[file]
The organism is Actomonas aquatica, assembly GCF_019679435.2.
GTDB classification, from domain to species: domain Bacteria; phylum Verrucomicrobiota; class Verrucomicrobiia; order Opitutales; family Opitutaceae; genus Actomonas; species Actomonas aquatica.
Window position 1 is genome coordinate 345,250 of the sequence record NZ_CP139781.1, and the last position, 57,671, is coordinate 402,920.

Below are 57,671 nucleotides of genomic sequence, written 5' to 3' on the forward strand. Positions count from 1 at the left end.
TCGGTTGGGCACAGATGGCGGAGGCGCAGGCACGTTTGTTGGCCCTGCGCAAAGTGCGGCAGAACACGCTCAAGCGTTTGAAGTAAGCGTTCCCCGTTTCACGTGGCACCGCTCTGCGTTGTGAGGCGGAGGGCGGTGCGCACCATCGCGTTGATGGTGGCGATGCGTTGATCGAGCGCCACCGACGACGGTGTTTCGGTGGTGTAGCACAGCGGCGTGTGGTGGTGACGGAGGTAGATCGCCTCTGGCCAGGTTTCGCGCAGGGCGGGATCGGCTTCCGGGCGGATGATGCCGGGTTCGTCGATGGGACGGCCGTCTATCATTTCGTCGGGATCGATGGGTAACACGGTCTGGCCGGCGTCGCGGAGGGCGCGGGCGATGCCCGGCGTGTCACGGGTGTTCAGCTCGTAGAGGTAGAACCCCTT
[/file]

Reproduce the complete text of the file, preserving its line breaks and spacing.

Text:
The organism is Actomonas aquatica, assembly GCF_019679435.2.
GTDB classification, from domain to species: domain Bacteria; phylum Verrucomicrobiota; class Verrucomicrobiia; order Opitutales; family Opitutaceae; genus Actomonas; species Actomonas aquatica.
Window position 1 is genome coordinate 345,250 of the sequence record NZ_CP139781.1, and the last position, 57,671, is coordinate 402,920.

Below are 57,671 nucleotides of genomic sequence, written 5' to 3' on the forward strand. Positions count from 1 at the left end.
TCGGTTGGGCACAGATGGCGGAGGCGCAGGCACGTTTGTTGGCCCTGCGCAAAGTGCGGCAGAACACGCTCAAGCGTTTGAAGTAAGCGTTCCCCGTTTCACGTGGCACCGCTCTGCGTTGTGAGGCGGAGGGCGGTGCGCACCATCGCGTTGATGGTGGCGATGCGTTGATCGAGCGCCACCGACGACGGTGTTTCGGTGGTGTAGCACAGCGGCGTGTGGTGGTGACGGAGGTAGATCGCCTCTGGCCAGGTTTCGCGCAGGGCGGGATCGGCTTCCGGGCGGATGATGCCGGGTTCGTCGATGGGACGGCCGTCTATCATTTCGTCGGGATCGATGGGTAACACGGTCTGGCCGGCGTCGCGGAGGGCGCGGGCGATGCCCGGCGTGTCACGGGTGTTCAGCTCGTAGAGGTAGAACCCCTT